ATLANTA – Following several days of gas shortages in North Georgia and across the country, the Colonial Pipeline announced the restarting of operations on May 12 at 5 p.m.
Colonial stated, “it will take several days for the product delivery supply chain to return to normal. Some markets served by Colonial Pipeline may experience, or continue to experience, intermittent service interruptions during the start-up period. Colonial will move as much gasoline, diesel, and jet fuel as is safely possible and will continue to do so until markets return to normal.”
On Tuesday, Governor Brian Kemp suspended Georgia’s gas tax and prohibited price gouging. Today, Kemp announced the EPA granted permission for Georgia to use some of its winter fuel to ease shortages. He’s also urging people to not panic buy gas.
- It is not safe to stockpile gasoline. Storage of a large amount of flammable liquid can be dangerous, particularly in a residence with children.
- Use only OSHA or DOT approved containers for gasoline storage. Using makeshift storage options, such as plastic bags, is extremely dangerous.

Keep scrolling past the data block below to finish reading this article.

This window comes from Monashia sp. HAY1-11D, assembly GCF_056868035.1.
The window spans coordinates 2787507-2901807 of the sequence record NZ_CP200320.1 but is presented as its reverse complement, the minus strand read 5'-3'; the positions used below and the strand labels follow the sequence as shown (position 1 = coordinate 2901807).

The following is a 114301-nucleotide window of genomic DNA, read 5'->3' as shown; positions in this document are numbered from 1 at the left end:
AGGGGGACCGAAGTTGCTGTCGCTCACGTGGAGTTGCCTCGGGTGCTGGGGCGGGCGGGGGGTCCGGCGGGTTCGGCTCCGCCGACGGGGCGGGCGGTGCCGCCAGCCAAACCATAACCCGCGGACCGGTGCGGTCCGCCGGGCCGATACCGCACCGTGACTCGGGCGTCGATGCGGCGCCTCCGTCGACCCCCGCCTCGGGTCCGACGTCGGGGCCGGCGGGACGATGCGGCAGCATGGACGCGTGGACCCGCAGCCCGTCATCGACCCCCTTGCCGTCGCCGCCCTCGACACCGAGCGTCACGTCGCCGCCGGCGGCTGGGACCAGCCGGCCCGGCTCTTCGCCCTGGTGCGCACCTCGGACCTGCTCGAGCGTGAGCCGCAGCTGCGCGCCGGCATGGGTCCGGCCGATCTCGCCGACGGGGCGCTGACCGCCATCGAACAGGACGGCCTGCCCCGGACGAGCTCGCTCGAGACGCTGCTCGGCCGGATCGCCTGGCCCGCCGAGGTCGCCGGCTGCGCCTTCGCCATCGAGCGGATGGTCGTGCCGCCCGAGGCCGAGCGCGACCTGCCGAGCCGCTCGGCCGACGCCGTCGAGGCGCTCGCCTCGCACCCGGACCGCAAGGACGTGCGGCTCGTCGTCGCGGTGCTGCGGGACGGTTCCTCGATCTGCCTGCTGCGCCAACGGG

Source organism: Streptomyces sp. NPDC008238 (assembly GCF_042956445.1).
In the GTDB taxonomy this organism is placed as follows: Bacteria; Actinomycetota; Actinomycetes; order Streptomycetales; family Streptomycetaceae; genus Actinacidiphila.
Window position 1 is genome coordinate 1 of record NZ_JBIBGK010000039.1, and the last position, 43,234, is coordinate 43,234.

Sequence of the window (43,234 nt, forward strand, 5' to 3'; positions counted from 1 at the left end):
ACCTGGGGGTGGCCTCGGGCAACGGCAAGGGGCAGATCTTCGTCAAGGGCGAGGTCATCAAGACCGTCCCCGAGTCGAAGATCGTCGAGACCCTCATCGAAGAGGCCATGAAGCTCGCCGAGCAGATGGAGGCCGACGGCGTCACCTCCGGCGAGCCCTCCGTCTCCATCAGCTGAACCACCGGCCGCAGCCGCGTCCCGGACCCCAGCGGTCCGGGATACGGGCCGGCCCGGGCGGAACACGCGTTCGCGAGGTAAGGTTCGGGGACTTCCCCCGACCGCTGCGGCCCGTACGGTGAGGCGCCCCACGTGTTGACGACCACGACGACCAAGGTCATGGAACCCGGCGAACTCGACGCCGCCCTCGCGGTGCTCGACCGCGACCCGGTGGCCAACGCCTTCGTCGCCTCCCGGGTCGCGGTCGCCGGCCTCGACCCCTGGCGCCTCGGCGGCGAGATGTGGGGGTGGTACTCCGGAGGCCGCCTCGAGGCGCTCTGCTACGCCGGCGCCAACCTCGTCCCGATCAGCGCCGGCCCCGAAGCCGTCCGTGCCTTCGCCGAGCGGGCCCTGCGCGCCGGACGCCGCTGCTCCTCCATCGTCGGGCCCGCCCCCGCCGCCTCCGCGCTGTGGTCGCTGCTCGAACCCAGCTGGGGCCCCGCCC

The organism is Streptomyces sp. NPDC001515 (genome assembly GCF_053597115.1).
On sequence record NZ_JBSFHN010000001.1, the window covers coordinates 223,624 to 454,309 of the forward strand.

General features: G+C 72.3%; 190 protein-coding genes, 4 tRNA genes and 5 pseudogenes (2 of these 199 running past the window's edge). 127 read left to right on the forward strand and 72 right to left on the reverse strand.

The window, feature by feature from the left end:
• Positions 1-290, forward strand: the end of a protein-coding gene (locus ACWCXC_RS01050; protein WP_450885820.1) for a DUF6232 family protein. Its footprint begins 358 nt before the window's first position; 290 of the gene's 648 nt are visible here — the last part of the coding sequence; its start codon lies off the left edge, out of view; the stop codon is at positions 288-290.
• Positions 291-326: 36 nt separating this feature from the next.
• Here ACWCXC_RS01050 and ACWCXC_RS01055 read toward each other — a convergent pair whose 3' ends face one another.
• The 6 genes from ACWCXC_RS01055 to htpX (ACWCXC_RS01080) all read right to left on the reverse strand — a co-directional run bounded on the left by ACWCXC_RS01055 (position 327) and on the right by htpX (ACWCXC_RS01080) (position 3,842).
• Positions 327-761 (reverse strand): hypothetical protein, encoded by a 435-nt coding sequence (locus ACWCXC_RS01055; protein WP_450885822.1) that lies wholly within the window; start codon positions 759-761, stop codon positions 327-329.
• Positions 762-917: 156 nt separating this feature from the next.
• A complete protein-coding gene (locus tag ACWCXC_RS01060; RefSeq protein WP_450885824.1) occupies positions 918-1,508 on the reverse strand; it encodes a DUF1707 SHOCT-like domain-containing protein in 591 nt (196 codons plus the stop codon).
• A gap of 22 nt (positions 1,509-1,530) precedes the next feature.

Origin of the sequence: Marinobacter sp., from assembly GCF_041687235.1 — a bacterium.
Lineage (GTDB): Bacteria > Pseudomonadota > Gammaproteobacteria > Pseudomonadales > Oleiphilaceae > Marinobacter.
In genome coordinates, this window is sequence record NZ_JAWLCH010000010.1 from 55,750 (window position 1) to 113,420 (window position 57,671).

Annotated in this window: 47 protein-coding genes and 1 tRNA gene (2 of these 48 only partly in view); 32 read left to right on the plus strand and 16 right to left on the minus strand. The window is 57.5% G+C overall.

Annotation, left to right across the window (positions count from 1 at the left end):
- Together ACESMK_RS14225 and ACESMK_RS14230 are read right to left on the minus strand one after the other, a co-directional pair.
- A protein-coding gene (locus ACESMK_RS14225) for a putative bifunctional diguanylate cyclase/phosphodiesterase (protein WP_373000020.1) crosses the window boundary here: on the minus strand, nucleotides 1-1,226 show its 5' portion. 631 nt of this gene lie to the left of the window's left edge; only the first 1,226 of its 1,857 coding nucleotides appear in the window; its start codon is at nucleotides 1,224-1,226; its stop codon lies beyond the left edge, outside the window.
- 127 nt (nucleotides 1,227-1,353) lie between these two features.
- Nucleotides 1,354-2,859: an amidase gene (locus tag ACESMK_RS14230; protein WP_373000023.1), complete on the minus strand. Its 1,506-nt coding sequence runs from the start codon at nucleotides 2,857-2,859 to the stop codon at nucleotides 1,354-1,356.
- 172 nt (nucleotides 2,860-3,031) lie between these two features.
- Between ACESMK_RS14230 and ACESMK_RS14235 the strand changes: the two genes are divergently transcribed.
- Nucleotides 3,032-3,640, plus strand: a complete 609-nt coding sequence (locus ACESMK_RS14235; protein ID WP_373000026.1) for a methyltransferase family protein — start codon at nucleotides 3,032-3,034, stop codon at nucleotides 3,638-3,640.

- Place the container on the ground while filling and keep the nozzle inside the container to avoid generating static electricity.
- Do not use cigarettes or cell phones/other electronics while pumping gasoline.
- Store gasoline containers in the trunk of your car or bed of your truck while transporting them and make sure they are secured so as not to tip over.
- No one under 16 years old should pump gasoline.
The measures haven’t prevented individuals from doing just that. Some local gas stations have prevented anyone from filling up cans and only allow drivers to top off their tanks.
The gas lines at two stations required police officers to direct traffic.
“My office has been in close contact with company and industry officials since we first learned of the Colonial cyber attack over the weekend,” said Governor Kemp. “Unfortunately, extensive media coverage has caused people to panic which has resulted in higher gas prices. We are taking action to relieve some of the cost burden from Georgians as Colonial recovers by suspending fuel taxes, increasing the weight limit for supply trucks, and prohibiting price gouging.
The pipeline was a victim of a cybersecurity attack on Friday, May 7. Colonial engaged a third-party firm and informed federal authorities about the attack.
Since the pipeline went offline over the weekend, Colonial worked with shippers to delivered approximately 967,000 barrels (~41 million gallons) to various delivery points. This includes delivery into the following markets: Atlanta, Ga., Belton and Spartanburg, S.C., Charlotte and Greensboro, N.C., Baltimore, Md., and Woodbury and Linden N.J.